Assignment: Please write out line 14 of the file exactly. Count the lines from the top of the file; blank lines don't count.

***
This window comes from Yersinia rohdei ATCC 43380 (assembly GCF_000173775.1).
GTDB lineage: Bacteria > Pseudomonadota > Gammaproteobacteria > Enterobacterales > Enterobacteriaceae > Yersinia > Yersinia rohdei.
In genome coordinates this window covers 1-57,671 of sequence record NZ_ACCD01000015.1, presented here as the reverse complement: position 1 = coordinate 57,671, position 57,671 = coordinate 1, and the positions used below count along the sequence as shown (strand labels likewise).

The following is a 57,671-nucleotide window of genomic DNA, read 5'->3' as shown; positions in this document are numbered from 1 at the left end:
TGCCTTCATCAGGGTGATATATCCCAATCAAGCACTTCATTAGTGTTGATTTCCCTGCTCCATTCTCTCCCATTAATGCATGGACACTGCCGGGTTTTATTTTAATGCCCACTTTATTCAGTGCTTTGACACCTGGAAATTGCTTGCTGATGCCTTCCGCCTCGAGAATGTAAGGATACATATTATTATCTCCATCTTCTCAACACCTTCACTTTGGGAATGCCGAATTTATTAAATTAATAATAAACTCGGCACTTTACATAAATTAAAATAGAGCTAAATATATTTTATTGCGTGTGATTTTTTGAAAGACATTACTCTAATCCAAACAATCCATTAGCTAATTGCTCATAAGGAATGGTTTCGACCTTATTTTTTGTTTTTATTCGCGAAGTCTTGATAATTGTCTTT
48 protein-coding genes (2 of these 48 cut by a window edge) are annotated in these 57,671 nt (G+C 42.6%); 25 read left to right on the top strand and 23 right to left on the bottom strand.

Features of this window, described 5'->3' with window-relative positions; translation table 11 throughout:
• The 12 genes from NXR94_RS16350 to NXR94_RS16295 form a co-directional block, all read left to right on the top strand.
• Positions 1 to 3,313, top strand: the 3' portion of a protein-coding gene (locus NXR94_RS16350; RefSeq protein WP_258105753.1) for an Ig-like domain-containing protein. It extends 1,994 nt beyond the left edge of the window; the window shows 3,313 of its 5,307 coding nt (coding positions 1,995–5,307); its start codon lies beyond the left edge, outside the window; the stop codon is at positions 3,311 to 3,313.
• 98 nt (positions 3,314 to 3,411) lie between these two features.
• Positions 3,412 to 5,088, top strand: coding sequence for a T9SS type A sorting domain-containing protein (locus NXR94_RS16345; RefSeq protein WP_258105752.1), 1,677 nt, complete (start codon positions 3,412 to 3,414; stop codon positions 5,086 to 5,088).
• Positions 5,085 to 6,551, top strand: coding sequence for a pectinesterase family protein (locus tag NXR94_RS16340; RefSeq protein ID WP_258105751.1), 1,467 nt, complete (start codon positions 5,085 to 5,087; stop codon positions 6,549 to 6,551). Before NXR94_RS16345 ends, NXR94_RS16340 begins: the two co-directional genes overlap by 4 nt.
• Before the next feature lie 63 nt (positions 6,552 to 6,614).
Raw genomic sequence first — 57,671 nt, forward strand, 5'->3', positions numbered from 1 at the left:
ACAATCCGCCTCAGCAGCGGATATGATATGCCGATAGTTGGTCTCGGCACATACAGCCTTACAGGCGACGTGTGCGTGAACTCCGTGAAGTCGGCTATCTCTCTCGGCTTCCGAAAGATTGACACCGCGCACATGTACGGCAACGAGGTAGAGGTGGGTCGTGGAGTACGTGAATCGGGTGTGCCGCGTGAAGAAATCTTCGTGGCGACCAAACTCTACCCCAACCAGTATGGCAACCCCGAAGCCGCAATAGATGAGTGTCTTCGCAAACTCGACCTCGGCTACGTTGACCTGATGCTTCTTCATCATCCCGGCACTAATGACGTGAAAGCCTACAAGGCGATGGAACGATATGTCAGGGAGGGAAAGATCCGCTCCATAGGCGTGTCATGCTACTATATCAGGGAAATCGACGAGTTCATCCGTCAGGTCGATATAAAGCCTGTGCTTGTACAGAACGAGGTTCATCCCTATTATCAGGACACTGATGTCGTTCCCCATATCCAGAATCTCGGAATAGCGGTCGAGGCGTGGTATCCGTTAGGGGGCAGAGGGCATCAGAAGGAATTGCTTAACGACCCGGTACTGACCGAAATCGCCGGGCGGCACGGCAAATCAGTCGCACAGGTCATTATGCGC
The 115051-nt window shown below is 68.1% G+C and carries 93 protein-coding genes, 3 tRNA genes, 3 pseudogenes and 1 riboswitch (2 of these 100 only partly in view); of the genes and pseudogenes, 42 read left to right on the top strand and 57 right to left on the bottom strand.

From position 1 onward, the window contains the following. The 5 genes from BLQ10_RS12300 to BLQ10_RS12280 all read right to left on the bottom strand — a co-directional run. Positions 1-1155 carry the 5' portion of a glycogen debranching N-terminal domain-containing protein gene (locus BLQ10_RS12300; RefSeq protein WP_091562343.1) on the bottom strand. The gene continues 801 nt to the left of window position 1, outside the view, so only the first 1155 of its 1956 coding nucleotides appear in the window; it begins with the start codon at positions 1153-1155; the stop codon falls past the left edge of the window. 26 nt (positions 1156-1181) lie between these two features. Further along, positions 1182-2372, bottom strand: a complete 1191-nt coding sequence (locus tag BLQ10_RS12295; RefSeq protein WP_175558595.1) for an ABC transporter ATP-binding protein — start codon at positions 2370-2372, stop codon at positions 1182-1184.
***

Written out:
Raw genomic sequence first — 57,671 nt, forward strand, 5'->3', positions numbered from 1 at the left: